By MIA FREEDMAN
Before I met my husband, I had three defacto relationships. From my late teens to my early twenties, there where three occasions where a boyfriend and I moved in together and this lasted anywhere from a few weeks to more than a year.
While the experiences and the blokes were very different, all three guys had this one thing in common: I AM REALLY GLAD I NEVER MARRIED ANY OF THEM.
One was a cheat and a compulsive liar. Another was an emotionally abusive drug addict. One was lovely (and remains a close friend) but we were totally unsuited for the long haul. And it took a period of living together to discover all of these things.
Which is why I say bollocks when anyone claims couples should automatically get married instead of living together. Yesterday, social services minister Kevin Andrews insisted that “the numbers don’t lie” and that married couples are more likely to stay together than de factos. PUT A RING ON IT, he said. It’s a safer and more secure – especially for kids.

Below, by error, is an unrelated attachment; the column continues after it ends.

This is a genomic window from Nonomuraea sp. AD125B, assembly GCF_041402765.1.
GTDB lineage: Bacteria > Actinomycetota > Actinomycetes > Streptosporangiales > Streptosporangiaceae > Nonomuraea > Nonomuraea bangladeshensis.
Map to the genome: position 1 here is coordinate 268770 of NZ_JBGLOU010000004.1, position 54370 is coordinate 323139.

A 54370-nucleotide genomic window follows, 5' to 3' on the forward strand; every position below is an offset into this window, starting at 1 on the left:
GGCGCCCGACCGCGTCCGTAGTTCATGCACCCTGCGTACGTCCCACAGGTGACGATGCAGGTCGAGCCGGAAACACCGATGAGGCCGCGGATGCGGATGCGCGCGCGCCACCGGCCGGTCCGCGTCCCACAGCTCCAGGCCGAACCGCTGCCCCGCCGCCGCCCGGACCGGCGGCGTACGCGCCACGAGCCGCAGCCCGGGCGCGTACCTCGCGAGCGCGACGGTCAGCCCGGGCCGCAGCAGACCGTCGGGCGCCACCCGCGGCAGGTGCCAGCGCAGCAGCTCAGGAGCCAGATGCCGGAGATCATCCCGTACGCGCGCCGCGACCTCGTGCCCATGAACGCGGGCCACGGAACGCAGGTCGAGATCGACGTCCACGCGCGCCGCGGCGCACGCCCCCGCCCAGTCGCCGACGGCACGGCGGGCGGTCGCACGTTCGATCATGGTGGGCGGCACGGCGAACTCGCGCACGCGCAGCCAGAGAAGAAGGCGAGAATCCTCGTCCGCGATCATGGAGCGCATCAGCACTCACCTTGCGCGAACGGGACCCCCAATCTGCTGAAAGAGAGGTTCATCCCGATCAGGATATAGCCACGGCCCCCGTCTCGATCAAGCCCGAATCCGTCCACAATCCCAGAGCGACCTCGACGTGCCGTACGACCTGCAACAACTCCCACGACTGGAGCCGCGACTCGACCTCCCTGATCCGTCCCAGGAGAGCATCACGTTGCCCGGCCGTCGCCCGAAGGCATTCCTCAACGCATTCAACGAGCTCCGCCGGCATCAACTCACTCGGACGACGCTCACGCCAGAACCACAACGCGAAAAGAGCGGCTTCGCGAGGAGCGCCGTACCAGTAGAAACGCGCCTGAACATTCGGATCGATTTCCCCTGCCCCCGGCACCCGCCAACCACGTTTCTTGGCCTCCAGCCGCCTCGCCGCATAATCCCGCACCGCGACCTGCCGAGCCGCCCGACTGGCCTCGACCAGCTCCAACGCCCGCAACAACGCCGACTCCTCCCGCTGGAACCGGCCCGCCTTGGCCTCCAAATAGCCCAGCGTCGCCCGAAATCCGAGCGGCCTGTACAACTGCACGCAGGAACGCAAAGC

There’s a good reason why more de facto relationships break up. It’s because THEY ARE MEANT TO. Thank heavens bad relationships end – hopefully before other more permanent commitments are made like pets, property and children. This is a good thing. It’s part of natural relationship selection and I personally have benefited from this process several times.
Living together fast-tracks a relationship. No question. You learn stuff about someone – and about yourselves as a couple – 10 times faster when you’re living together than when you’re just dating and keeping separate addresses.